• With the UK already committed to an increase to 67 over the next few years, that would take us up to 75, which might be a hard sell to the electorate.
See also:  Weekly Roundup, 25th January 2021

The WEF report itself said that less than a quarter of those aged 55 and over would like to work more.

  • And by age 75, quite a lot of people would not be up to full-time work.

The WEF said that if retirement ages did not increase, many people would outlive their retirement savings.

InvestEngine SIPP

The low-cost ETF platform InvestEngine (which I use for my company investments) has started trailing a SIPP (no launch date as yet).

  • Unfortunately, their custody charge is 0.15%, capped at £200 pa (on a £133K pot) which is more than AJ Bell and Fidelity.

So although I like the platform, I won’t be signing up.


The new board of struggling Song royalty fund Hipgnosis (SONG – I hold a small amount) is asking for permission to offer potential bidders payments of up to £20M in costs as an inducement.

It’s related to a “call option” granted to the current fund manager Merck Mercuriadis.

  • He (or rather his company Hipgnosis Songs Management – HSM) has the right to buy the 65K song catalogue for fair value if HSM’s contract is terminated (as now looks likely).

This is both a conflict of interest and a deterrent to bidders.

  • The cost payment to cover due diligence etc. would be made if HSM trigger the call option.

But since the HSM contract has a 1-year notice period, and the call option clause has a six-month window, we could still be 18 months away from a (costly) resolution.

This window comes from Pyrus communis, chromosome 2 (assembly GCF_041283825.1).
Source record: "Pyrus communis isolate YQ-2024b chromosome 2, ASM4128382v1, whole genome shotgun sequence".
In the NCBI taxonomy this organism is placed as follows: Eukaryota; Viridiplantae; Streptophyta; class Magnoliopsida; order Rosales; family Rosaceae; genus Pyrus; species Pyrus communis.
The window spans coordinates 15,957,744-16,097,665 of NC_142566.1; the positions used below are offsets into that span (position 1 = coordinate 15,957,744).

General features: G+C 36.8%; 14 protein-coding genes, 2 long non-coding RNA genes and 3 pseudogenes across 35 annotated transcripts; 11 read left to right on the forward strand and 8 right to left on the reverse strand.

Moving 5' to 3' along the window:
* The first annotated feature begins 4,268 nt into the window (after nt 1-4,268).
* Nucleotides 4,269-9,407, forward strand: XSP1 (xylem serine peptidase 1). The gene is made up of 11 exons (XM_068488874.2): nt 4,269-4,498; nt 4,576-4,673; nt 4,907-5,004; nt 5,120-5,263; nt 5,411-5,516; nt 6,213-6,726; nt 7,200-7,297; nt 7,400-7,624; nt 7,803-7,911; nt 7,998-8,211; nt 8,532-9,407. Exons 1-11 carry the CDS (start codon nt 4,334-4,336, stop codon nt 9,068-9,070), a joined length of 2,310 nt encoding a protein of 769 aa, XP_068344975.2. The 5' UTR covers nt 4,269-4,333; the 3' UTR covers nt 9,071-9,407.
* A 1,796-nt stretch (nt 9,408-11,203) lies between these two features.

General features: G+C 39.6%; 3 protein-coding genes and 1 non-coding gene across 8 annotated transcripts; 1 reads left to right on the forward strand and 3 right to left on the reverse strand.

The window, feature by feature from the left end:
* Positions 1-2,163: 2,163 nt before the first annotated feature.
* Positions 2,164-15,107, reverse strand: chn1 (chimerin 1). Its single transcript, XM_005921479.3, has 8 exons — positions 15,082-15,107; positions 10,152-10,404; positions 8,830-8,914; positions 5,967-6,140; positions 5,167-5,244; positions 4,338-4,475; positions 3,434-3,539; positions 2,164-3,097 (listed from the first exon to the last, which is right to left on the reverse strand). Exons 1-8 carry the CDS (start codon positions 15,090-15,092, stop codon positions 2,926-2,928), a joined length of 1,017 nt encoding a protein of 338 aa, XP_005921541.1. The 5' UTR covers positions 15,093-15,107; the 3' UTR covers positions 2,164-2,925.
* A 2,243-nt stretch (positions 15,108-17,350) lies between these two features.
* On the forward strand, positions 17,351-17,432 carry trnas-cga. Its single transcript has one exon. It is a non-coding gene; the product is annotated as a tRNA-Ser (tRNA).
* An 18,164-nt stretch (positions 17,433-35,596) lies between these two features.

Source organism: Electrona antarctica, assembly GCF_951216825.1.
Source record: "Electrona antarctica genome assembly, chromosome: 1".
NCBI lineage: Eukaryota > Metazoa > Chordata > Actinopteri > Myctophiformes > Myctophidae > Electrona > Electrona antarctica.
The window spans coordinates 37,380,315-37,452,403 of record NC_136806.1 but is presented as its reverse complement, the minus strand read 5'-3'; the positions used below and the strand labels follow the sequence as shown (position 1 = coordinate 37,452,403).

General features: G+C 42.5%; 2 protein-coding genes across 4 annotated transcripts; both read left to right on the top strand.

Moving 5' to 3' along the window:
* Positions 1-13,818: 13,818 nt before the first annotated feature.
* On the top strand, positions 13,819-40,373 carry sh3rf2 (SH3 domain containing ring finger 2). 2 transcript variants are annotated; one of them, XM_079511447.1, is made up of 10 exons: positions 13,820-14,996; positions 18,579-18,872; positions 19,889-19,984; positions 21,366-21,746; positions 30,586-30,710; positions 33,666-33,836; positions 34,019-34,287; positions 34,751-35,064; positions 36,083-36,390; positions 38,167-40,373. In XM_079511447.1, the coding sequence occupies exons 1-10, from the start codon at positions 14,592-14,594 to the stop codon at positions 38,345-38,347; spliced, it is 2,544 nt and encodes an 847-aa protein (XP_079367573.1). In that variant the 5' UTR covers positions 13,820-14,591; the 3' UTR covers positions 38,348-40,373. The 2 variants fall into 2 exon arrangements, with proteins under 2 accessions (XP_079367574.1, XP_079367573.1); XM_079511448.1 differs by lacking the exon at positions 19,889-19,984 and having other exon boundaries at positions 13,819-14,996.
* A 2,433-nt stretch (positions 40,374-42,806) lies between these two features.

• On the other hand, Round Hill Music was bought out at a 10% discount to fair value, so in one sense the call option offers an upside to shareholders.

It all sounds like quite a mess to me.


It looks as though there is no demand for Long Term Asset Funds (LTAFs), the limited liquidity vehicles intended to generate interest in illiquid underlying assets like private equity (PE).

  • This is hardly a surprise – the only illiquid funds I own are VCTs with a five-year lockup period.

But VCTs come with a chunky up-front tax break that makes the lockup worthwhile.

  • LTAFs have no such sweetener, but they do have a 90-day redemption cycle.

I got rid of my OEICs because they have a 2-day redemption cycle, so 90 days sounds horrendous.

PE has a (small) place in portfolios, but it can be better accessed through ETFs and investment trusts.

Only a few LTAFs have been launched to date (by BlackRock, Schroders and Aviva), but more are planned.

  • Will anybody buy them?
Quick Links

I have seven for you this week.

  1. Alpha Architect wrote about Outperforming Cap- (Value-) Weighted and Equal-Weighted Portfolios
  2. Novel Investor gave us The Negative Checklist
  3. UK Dividend Stocks had a FTSE 100 valuation and forecast for 2024
  4. The FT asked Why is it still so hard to build new homes in England?
  5. Investment Talk told us to Avoid Investors Who…
  6. Disciplined Systematic Global Macro Views asked Are real rates too high?
  7. And Of Dollars And Data wondered Should Your Job Determine How You Invest?

Until next time.

Mike is the owner of 7 Circles, and a private investor living in London. He has been managing his own money for 40 years, with some success.

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Irregular Roundup, 22nd January 2024

by Mike Rawson time to read: 6 min